When the specified time was coming to a close there was no sign of Samuel. And there was another immediate problem waiting to be resolved. The Philistines had assembled to attack the Israelites for Saul’s son Jonathan had attacked their outpost.
Now many of the Israelites went to hiding because they saw that their army had no chance against the Philistines. Also, the troops that were with Saul at Gilgal were quaking with fear!
In such a difficult situation, Saul waited for Samuel the seven days; the time that Samuel had set. But Samuel did not arrive. And Saul’s men began to scatter. So Saul asked for the offerings to be brought to him. Then he offered them.
Just as he finished offering them; Samuel arrived. When Saul was asked about what he had done he replied that he felt compelled to offer the burnt offering when he saw the Philistine armies gathered against him and his own troops scattering.
Samuel told him that he had acted foolishly because he did not keep the command of the Lord to wait till Samuel arrived. Also Samuel told Saul that his kingdom will not endure because of this; but will be transferred to another man after God’s own heart.
As we look back at this incident we find that Saul was chosen by God as king. And the most important instruction given to him at that time was to wait seven days at Gilgal. There Samuel would meet him at the appointed time to sacrifice offerings. But Saul offered the sacrifices himself and thus moved out of God’s blessings on his life.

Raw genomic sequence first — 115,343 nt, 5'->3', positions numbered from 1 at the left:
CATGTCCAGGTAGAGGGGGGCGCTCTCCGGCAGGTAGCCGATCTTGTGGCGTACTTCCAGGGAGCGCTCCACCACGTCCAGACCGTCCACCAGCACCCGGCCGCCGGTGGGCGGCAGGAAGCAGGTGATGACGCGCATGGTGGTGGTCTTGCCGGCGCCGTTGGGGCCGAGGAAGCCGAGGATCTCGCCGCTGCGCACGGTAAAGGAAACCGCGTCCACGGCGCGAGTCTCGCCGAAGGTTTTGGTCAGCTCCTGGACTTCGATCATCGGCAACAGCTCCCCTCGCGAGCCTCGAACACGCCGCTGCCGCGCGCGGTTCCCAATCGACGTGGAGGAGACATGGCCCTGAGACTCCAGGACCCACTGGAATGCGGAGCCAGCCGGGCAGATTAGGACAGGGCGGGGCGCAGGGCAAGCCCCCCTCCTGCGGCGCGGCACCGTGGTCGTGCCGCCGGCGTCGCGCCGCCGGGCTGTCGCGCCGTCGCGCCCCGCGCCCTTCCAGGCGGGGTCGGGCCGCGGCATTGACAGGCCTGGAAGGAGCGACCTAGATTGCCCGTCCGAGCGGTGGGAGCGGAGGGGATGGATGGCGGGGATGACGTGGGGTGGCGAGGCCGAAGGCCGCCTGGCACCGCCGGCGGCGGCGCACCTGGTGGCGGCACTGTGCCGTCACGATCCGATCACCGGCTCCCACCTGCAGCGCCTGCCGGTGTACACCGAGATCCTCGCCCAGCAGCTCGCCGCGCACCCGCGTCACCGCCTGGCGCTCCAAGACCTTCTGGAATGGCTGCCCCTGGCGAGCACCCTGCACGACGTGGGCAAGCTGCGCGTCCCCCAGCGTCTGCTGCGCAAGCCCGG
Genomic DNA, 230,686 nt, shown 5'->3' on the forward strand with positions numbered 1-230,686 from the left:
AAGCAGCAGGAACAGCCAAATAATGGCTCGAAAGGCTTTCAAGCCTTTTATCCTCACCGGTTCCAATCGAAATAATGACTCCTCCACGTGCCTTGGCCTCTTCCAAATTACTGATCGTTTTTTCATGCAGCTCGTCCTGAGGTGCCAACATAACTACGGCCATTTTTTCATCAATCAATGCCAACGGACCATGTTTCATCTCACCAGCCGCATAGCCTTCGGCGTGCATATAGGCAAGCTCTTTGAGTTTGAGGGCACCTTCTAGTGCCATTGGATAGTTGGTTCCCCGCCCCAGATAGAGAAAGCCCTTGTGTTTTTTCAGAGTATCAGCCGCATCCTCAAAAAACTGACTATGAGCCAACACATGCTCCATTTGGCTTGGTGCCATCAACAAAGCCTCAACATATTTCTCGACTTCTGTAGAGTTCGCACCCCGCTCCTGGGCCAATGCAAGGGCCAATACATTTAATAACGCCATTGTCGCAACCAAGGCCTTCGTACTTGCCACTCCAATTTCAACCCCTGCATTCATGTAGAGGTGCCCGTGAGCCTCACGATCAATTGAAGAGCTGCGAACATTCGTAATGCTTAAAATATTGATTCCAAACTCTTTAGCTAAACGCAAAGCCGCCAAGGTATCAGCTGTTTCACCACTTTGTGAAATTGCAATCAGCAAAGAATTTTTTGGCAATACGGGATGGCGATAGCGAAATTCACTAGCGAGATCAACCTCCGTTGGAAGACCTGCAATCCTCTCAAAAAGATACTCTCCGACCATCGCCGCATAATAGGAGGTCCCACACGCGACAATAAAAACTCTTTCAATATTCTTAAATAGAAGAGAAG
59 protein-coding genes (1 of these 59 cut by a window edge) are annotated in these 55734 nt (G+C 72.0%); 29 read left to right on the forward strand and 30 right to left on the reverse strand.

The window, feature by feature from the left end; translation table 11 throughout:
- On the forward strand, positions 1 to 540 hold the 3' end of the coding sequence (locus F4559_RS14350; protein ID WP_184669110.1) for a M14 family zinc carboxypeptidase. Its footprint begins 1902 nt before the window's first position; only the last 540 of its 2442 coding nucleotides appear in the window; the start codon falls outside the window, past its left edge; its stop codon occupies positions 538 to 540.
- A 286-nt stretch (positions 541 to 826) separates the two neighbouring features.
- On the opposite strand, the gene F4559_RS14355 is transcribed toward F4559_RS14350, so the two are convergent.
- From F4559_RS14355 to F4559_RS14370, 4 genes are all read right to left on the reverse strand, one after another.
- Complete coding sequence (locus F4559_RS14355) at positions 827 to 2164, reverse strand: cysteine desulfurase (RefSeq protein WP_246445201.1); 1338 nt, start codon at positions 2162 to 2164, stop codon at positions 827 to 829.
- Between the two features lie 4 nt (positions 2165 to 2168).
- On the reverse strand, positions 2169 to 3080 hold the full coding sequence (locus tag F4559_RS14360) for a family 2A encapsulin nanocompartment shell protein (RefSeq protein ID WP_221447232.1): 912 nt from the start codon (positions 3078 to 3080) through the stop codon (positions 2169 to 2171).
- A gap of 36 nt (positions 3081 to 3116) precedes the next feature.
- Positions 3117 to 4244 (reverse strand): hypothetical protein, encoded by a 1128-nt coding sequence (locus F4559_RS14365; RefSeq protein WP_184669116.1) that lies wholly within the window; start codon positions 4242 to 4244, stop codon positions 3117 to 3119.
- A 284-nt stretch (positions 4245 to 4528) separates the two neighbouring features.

The problem with Saul was that he could not wait a little more longer. More importantly, he was not given authority by God to do what Samuel was to do. Thus he disobeyed God’s word. This happened because of the very small delay that occurred on Samuel’s part. By acting in disobedience because of the delay Saul lost his kingdom to another person.
The most important application of the delays frustrating disobedience is that human reasoning is not the right solution to God’s delays. It is when we apply our human reasoning to topple what God has commanded us that we run into deep trouble. Therefore delays are not reasons to disobey what God has commanded.
Another thing is that delays are not easy for us to handle. So we have to take extra precautions to keep trusting in God even when He does not seem to act. We might expect God to act before a particular time. Usually it is a time we would have set ourselves.
Something like, “I expect God to do this for me before the end of this financial year!” But God has His own time. He acts at the right time. What seems as delays to us are not reasons to disobey.
Again, we should count the cost. The Israelites paid dearly for their idol worship. This tendency in them never died down completely. As a nation we find that one of the sins that made them slide down the slippery slope of destruction was idol worship. It all started when they could not tolerate delay.
Similarly Saul lost an enduring kingdom because he could not a wait a little longer. Thus disobedience due to delay is costly.
Finally, the saddest element in both these stories is that a little patience on their part could have saved them. Since the people could visibly see God’s presence on the mountain; they could have waited a little longer and Moses would have come down with God’s blessings for them.
In Saul’s case it is even more dramatic. Samuel arrived just as Saul finished making the offering. He could have waited for some more time.
Therefore let us wait a little while longer. Let us not act according to human reasoning when God delays. Let us also count the cost of disobedience due to delays. The message therefore is, “At all costs, wait for God!” He will come at the right time!